Pointing to Jesus
This is the fourth article in a series on Mary, the mother of Jesus. We have considered the extraordinary ways in which she is addressed at the beginning of Luke’s gospel, and we have considered her song of praise. This week, we will consider two places in the gospels that showcase her role in pointing others to obey Jesus.
The first occurs in Luke 8.19-21. Luke tells us, “Then His mother and His brothers came to Him, but they could not reach Him because of the crowd. And He was told, ‘Your mother and your brothers are standing outside, desiring to see you.’ But He answered them, ‘My mother and my brothers are those who hear the word of God and do it.’” Jesus repeats His message of radical obedience in Luke 9.57-62 and in 11.27-28, which also obliquely mentions Mary: “As He said these things, a woman in the crowd raised her voice and said to Him, ‘Blessed is the womb that bore you, and the breasts at which you nursed!’ But He said, ‘Blessed rather are those who hear the word of God and keep it!’”
Luke 8.19-21 and 11.27-28 are the passages which Mary’s detractors most commonly cite. In Luke 8, Jesus seems to disown Mary as His mother. John’s description of the crucifixion contradicts that notion: “But standing by the cross of Jesus were His mother and His mother's sister, Mary the wife of Clopas, and Mary Magdalene. When Jesus saw His mother and the disciple whom He loved standing nearby, He said to His mother, ‘Woman, behold, your son!’ Then He said to the disciple, ‘Behold, your mother!’ And from that hour the disciple took her to his own home” (John 19.25-27).
In the Luke 11, Jesus seems to invalidate the blessings heaped on Mary in Luke 1. One can imagine Jesus contradicting Mary’s words or even the words of Gabriel, but it is impossible that Jesus is contradicting the words of the Holy Spirit in Luke 1.42. Mary is indeed “blessed among women.”
So what is Jesus doing in these passages in Luke? First, He is emphasizing the radical obedience needed to be called His disciple. Obedience to God trumps all other concerns and obligations—to family, to self, to anybody or anything. He is also declaring the extraordinary promises of God to those who obey Him.
Who is Jesus’ mother? He says in Luke 8 that His mother is the one who hears the word of God and does it. Who is blessed? Jesus says in Luke 11, “Blessed rather are those who hear the word of God and keep it!” Now, who is Mary? She is the one who heard the word of God and said, “Behold, I am the servant of the Lord; let it be to me according to your word” (Luke 1.38). By Jesus’ own words, Mary is His blessed mother.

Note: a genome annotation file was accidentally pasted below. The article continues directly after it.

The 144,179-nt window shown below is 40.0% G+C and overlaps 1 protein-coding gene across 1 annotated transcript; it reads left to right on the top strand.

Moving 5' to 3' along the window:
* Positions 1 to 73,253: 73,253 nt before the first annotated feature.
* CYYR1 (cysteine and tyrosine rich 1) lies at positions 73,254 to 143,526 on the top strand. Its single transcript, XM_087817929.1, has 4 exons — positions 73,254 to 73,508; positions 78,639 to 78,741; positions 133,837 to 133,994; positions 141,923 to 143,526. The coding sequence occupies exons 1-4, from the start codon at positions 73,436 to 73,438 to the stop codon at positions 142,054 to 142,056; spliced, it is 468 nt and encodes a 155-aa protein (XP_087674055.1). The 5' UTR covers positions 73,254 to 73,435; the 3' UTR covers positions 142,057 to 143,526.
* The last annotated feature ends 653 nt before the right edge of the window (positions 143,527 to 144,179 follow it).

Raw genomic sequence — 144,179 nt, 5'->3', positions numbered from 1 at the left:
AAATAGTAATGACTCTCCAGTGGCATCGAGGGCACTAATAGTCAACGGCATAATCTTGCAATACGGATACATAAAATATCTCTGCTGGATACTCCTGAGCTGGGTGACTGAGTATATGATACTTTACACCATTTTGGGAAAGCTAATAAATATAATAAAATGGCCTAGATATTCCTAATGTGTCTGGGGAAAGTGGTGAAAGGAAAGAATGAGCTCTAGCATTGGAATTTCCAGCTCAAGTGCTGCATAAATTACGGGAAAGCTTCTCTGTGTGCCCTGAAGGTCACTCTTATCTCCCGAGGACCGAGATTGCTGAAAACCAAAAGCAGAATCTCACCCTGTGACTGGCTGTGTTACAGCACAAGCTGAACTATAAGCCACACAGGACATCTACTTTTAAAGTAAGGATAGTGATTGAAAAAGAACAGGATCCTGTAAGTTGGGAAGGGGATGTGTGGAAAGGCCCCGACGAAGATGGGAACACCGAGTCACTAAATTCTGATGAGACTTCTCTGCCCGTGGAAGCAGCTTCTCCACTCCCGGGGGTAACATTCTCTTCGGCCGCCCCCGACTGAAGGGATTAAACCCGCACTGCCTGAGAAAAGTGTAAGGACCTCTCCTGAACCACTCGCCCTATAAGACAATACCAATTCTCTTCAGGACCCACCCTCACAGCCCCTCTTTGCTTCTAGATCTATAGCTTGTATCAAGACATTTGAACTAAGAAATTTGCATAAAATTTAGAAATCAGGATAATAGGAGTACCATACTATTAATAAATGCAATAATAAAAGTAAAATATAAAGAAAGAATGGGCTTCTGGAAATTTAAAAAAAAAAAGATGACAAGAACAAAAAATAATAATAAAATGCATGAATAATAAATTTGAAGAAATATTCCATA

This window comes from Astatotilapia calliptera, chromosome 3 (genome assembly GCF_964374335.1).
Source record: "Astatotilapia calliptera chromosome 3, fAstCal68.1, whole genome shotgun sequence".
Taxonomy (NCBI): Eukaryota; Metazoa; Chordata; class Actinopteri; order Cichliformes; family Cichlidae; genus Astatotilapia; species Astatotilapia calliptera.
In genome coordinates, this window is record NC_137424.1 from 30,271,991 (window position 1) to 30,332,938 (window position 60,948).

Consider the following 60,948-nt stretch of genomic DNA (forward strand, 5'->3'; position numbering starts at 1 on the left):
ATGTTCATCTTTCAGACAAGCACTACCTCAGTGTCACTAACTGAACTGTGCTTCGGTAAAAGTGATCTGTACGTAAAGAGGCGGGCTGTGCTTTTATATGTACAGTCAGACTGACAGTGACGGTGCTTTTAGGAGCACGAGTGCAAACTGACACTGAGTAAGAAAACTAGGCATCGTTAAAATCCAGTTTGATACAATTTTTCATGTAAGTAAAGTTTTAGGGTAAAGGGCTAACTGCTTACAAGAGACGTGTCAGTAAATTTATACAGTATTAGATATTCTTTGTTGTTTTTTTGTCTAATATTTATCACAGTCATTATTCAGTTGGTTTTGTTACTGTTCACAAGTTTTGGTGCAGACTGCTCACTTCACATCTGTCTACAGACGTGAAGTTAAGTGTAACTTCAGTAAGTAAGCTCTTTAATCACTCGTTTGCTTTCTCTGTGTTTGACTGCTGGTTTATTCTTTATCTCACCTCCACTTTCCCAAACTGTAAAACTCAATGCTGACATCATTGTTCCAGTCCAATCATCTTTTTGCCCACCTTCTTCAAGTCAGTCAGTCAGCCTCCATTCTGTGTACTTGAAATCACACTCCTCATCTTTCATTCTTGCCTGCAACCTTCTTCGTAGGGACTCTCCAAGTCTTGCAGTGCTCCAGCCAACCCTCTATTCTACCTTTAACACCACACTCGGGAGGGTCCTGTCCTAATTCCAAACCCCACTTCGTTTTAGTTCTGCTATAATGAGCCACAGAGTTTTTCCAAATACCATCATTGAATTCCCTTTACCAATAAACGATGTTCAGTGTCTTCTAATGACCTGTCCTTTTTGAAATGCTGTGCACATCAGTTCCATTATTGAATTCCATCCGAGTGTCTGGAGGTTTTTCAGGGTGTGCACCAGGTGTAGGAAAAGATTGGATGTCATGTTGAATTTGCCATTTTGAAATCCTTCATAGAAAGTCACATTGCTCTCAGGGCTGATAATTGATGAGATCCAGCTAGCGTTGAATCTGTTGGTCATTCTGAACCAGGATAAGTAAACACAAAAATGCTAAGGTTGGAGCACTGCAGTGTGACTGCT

The woman in Luke 11 offers Jesus’ mother a compliment. Jesus reframes the woman’s compliment by explaining that Mary’s obedience to God was what really made her blessed. He then makes an astounding promise: anyone who hears God and obeys Him will receive similar blessings.
Far from invalidating the blessedness of Mary, Luke is showing us how Mary was a forerunner of the Faith. When she told Gabriel, “Behold, I am the servant of the Lord; let it be to me according to your word,” she was pointing the way forward to obedience under her Son. She was setting the example for every believer to receive the blessings of God in the kingdom of her Son.
Mary again points to obedience in her Son in John 2, where John records Jesus’ first miracle. John tells us that “there was a wedding feast at Cana in Galilee, and the mother of Jesus was there. Jesus also was invited to the wedding with His disciples.” In an odd twist for John, he places Mary at the center of the action. He reports first that Mary was there, then that Jesus and His disciples were also there. Mary initiates the action: “When the wine ran out, the mother of Jesus said to Him, ‘They have no wine.’”
Jesus responds cryptically, “Woman, what does this have to do with me? My hour has not yet come.” Jesus’ terse response gives commentators fits and has resulted in much ink spilled, but Mary cuts through it all with simple faith and a call to obedience: “His mother said to the servants, ‘Do whatever He tells you.’” The servants listen to Mary. The obey Jesus. John tells us the result at the end of the story: “This, the first of His signs, Jesus did at Cana in Galilee, and manifested His glory. And His disciples believed in Him.” All because Mary pointed others to her Son.
Mary’s example invites us to consider our own faith: are we directing others to her Son? We can point to Jesus with our words and with our own lives, just as Mary did. For those of us who are Christians, the first step is to follow Mary’s instructions to the servants at Cana: “Do whatever He tells you.” If we are obedient, we will show others the Kingdom, and Jesus promises us the blessings of His Father.